When protein is consumed, it is broken down into amino acids. These amino acids are used to produce many things like neurotransmitters, enzymes, hormones, and chromosomes. Proteins known as complete proteins contain all eight of the essential amino acids. Meat, cheese, eggs, and yogurt are all examples of complete proteins. Incomplete proteins contain only some of the eight essential amino acids and it is recommended that people consume a combination of these proteins. Examples of incomplete proteins include nuts, seeds, legumes, and grains. When animals are fed a diet deficient in essential amino acids, uncharged tRNAs accumulate in the anterior piriform cortex signaling diet rejection . The body normally interconverts amino acids to maintain homeostasis, but muscle protein can be catabolized to release amino acids during conditions of amino acid deficiency. Disruption of amino acid metabolism can affect brain development and neurophysiology to affect behavior. For example, fetal protein deficiency decreases the number of neurons in the CA1 region of the hippocampus.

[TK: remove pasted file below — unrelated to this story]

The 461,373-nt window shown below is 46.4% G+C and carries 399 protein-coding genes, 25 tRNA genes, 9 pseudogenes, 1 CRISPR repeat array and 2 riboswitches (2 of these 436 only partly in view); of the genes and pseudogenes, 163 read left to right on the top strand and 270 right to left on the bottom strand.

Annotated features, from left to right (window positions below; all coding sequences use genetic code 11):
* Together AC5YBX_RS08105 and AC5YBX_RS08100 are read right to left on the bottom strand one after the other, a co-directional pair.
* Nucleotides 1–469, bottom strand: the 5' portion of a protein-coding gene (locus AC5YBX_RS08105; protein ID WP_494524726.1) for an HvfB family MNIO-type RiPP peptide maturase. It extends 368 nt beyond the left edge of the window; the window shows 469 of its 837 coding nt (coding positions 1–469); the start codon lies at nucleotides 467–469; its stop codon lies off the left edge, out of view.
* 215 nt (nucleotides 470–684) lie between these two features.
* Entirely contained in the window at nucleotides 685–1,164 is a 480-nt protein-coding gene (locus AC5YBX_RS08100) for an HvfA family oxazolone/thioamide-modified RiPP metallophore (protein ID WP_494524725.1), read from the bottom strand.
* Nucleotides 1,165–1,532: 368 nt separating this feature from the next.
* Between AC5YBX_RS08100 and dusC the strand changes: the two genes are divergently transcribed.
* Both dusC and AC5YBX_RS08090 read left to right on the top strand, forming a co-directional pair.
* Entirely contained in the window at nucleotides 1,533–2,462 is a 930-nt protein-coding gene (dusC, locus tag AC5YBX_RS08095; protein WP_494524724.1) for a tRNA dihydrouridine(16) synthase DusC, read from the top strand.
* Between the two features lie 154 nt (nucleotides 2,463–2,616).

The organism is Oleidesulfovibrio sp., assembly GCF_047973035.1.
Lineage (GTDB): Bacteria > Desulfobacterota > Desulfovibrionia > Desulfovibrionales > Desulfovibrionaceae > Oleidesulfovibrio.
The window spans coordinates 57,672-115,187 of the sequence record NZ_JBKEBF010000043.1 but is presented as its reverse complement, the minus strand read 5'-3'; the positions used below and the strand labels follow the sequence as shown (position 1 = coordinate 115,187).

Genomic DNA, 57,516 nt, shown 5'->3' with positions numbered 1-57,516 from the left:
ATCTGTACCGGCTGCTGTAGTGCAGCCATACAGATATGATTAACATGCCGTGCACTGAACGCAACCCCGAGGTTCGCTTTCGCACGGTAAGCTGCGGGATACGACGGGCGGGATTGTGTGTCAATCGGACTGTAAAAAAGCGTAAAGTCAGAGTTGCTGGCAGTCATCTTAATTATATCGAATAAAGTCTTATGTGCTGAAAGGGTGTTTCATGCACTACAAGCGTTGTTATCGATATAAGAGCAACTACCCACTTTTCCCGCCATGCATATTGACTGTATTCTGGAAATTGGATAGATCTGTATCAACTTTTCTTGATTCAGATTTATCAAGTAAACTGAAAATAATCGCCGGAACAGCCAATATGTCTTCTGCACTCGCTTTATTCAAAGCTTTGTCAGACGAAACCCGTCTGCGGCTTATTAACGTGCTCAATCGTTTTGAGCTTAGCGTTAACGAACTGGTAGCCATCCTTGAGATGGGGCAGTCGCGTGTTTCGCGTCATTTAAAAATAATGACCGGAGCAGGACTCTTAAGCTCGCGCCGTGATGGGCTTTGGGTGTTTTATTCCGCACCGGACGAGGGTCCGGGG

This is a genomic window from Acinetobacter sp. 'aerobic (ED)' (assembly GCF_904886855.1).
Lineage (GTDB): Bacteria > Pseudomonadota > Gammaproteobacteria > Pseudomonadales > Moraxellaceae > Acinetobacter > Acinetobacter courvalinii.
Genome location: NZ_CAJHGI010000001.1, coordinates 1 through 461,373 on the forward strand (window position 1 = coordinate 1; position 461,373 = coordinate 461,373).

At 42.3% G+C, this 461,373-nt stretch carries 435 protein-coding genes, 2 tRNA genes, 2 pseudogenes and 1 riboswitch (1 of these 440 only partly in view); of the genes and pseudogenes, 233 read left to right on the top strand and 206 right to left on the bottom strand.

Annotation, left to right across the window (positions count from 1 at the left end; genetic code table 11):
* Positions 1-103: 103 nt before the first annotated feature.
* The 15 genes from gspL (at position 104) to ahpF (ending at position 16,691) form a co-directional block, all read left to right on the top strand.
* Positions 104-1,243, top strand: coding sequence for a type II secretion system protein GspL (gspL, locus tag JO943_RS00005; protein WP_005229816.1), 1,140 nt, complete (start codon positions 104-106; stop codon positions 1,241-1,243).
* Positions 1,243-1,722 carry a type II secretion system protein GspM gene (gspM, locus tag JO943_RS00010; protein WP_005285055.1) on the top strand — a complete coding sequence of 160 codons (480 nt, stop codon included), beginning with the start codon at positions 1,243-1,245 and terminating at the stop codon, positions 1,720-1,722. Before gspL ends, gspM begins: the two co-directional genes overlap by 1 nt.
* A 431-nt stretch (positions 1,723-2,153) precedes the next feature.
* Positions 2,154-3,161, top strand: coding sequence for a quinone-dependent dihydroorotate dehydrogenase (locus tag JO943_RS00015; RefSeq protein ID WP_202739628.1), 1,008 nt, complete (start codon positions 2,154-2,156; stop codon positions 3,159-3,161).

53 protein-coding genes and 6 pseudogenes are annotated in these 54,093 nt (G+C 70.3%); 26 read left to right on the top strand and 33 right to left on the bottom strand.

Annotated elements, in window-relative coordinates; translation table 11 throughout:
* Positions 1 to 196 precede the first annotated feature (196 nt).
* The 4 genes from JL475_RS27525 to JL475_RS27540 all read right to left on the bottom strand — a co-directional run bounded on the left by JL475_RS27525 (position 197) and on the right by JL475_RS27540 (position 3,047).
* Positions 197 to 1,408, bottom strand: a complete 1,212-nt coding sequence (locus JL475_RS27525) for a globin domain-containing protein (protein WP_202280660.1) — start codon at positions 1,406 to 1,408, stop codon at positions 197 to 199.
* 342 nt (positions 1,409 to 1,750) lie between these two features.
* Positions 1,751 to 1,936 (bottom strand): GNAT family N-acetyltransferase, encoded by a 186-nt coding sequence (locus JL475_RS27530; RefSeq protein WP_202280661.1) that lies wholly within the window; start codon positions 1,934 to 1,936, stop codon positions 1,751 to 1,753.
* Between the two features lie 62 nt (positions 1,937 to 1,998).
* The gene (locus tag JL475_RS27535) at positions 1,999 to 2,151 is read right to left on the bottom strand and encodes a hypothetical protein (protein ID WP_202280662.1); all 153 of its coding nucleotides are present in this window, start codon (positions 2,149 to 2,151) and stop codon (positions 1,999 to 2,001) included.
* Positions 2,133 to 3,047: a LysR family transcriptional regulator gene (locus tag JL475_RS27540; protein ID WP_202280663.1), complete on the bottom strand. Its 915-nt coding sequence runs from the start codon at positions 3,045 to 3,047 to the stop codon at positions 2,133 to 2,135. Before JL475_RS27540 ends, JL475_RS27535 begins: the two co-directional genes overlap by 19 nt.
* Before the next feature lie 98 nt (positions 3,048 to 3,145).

Glutamate is a proteinogenic amino acid and neurotransmitter, though it is perhaps publicly best known in its sodium salt form: monosodium glutamate (MSG). It is also a flavor on its own, producing the umami or savory flavor found in many fermented foods such as cheese. As an amino acid it acts as a source of fuel for various cellular functions and as a neurotransmitter. Glutamate operates as an excitatory neurotransmitter and is released when a nerve impulse excites a glutamate producing cell. This in turn binds to neurons with glutamate receptors, stimulating them.
Deficiencies and treatments